Mycoplasma pulmonis Genital Disease: Effect of Rat Strain on Pregnancy Outcome
Abstract:Background and Purpose: Mycoplasma pulmonis is a natural pathogen of the respiratory and genital tracts of rats. Differential susceptibility and severity of the respiratory form of the disease, known as murine respiratory mycoplasmosis (MRM), exist between rat strains. We now report that specific rat strains vary in susceptibility to genital tract infection and pregnancy outcome.
Methods: Specific-pathogen-free (SPF) female F344, LEW, Wistar (WIS) and Sprague Dawley (SD) rats were intravaginally inoculated with 3 x 107 colony-forming units (CFU) of M. pulmonis strain X1048 or sterile diluent, and allowed to breed at 10 days after inoculation. Pregnant dams and pups were necropsied within 24 hours of parturition. At necropsy, culture for M. pulmonis was performed on dam and pups, and adverse effects on pregnancy outcome were assessed by determination of the incidence of infertility, fetal resorption, stillbirths, changes in litter size, and pup birth weight. Blood from dams was collected prior to inoculation and at time of necropsy for measurement of IgM and IgG antibodies to M. pulmonis.
Results: At time of necropsy, WIS (50%) and SD (60%) dams had a higher frequency of M. pulmonis culture positivity in the genital tract than did LEW (22.2%) and F344 (17.6%) dams. Dams that were still infected with M. pulmonis at time of necropsy had various complications. The SD rats had the greatest degree of adverse effects on pregnancy outcome, which were: infertility, decreased litter size (P ≤ 0.01), decreased pup birth weight (P ≤ 0.01), increased frequency of resorptions, stillbirths (P ≤ 0.05), and the highest rate of pup pulmonary infection (23.1%) (P ≤ 0.001). Despite a 50% colonization rate, WIS dams were the least adversely affected. The WIS pups born from M. pulmonis infected dams had slight decrease in birth weight, and only 6% had pulmonary infections. The LEW infected dams developed infertility and lower numbers of liveborn pups without evidence of vertical transmission. The F344 infected dams had lower numbers of liveborn pups that were smaller than their control counterparts, and none had pulmonary infections. None of the animals had detectable IgM and IgG antibodies to M. pulmonis before inoculation. At time of necropsy, all animals inoculated with M. pulmonis developed significantly (P ≤ 0.001) higher amounts of M. pulmonis IgG and IgM antibodies, with SD rats developing the highest amounts (P ≤ 0.005).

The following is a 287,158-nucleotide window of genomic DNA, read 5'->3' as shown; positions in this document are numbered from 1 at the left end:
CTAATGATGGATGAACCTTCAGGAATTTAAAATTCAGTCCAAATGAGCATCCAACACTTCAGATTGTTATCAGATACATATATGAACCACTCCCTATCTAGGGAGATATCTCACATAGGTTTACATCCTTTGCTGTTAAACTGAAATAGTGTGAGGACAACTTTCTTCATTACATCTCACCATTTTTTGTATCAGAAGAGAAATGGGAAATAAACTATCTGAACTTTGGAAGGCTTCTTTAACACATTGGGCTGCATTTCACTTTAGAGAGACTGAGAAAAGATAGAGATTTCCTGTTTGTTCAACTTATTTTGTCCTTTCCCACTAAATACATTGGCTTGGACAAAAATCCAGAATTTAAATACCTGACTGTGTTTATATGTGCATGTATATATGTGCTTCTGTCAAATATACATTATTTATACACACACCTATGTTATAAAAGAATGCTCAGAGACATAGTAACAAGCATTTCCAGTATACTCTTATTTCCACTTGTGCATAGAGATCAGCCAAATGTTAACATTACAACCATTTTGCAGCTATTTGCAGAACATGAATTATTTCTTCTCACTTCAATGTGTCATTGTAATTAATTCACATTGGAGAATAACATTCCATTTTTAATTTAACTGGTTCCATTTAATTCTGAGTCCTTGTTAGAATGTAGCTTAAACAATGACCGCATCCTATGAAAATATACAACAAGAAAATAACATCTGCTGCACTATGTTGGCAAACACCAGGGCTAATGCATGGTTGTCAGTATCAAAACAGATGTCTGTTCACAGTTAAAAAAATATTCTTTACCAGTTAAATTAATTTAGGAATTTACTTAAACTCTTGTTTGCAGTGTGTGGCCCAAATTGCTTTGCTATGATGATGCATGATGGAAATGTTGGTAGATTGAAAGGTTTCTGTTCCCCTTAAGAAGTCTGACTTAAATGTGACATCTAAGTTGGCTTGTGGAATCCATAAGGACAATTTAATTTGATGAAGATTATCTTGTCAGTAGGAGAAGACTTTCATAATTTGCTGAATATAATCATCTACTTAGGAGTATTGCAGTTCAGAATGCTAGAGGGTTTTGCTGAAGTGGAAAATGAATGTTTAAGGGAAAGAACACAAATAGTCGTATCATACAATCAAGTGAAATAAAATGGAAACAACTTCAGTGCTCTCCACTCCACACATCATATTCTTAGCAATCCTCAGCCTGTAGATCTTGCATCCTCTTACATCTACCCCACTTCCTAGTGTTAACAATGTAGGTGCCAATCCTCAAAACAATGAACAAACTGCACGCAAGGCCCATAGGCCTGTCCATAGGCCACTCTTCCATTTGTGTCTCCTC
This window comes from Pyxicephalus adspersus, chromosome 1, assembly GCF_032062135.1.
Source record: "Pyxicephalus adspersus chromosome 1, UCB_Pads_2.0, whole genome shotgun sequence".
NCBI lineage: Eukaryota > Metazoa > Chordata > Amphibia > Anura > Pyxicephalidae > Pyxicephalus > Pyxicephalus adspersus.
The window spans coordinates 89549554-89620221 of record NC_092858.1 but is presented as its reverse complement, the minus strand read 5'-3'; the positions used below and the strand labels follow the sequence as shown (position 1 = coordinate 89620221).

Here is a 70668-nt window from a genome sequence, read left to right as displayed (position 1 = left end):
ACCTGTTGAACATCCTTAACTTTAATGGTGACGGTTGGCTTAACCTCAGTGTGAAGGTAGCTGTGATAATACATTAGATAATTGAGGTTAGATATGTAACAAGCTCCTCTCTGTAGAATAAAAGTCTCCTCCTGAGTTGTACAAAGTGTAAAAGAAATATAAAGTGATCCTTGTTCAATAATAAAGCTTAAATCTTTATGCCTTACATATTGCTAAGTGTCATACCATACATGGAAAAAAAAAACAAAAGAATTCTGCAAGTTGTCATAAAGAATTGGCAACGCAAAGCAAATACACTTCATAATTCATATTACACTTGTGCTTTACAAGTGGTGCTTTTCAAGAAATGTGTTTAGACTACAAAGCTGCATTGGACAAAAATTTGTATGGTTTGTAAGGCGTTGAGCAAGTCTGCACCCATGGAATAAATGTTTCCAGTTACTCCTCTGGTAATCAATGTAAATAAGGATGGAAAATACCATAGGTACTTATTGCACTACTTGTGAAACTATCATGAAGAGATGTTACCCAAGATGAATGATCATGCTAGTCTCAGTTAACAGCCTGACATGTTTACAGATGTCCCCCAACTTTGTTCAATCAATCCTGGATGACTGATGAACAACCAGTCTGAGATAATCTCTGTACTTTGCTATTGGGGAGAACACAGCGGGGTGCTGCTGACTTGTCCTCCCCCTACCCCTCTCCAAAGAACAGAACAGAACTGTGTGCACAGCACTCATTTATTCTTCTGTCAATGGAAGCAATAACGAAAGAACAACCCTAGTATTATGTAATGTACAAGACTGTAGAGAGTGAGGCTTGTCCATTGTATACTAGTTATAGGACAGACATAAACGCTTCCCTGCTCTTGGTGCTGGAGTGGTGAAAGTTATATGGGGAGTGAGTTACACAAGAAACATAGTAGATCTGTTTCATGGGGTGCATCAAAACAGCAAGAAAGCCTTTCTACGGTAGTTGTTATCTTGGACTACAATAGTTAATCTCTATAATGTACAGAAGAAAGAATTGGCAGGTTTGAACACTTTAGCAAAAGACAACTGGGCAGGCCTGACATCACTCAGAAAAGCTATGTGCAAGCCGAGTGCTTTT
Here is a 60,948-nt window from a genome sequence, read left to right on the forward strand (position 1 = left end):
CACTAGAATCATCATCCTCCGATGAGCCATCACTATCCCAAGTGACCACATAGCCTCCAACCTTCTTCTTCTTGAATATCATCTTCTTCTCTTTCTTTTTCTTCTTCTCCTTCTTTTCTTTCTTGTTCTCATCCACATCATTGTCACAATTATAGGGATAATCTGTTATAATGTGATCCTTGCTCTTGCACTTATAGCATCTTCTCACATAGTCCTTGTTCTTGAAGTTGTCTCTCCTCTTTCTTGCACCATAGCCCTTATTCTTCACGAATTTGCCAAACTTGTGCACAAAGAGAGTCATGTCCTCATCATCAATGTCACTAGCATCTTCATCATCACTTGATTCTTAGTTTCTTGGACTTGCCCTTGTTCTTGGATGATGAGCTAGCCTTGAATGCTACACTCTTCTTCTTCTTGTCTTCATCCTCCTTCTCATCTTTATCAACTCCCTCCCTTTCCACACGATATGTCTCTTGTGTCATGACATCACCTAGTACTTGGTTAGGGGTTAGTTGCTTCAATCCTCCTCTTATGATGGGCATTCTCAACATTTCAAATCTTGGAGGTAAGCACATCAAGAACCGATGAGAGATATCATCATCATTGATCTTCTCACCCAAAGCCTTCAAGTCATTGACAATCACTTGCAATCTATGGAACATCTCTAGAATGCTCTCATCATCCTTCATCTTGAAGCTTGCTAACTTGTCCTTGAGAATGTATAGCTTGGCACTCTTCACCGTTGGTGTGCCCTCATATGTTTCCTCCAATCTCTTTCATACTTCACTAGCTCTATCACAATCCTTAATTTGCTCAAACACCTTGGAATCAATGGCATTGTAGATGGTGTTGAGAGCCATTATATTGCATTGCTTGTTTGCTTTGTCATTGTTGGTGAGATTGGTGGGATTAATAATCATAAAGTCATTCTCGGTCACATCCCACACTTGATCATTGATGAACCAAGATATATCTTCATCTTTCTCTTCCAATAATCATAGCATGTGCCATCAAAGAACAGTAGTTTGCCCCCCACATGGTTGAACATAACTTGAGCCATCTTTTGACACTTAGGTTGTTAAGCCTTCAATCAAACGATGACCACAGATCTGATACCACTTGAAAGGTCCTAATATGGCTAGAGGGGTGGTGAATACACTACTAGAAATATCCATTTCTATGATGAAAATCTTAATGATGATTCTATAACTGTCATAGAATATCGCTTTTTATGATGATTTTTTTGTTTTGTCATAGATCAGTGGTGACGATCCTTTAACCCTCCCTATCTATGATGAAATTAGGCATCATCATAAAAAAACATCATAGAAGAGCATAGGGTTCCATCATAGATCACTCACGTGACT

Conclusions: Both F344 and LEW rats are more resistant to vaginal inoculation with M. pulmonis than are WIS and SD rats. However, only SD dams suffered severe adverse effects on pregnancy outcome. The SD dams also had the greatest IgM and IgG antibody response to M. pulmonis. Our studies clearly indicate differences among rat strains in their susceptibility to vaginal inoculation with M. pulmonis and in secondary complications associated with infection. This system may be a useful model for determining host-specific factors that influence the outcome of natural mycoplasmal infections of the genital tract.
Document Type: Research Article
Publication date: December 1, 2000
Comparative Medicine (CM), an international journal of comparative and experimental medicine, is the leading English-language publication in the field and is ranked by the Science Citation Index in the upper third of all scientific journals. The mission of CM is to disseminate high-quality, peer-reviewed information that expands biomedical knowledge and promotes human and animal health through the study of laboratory animal disease, animal models of disease, and basic biologic mechanisms related to disease in people and animals.
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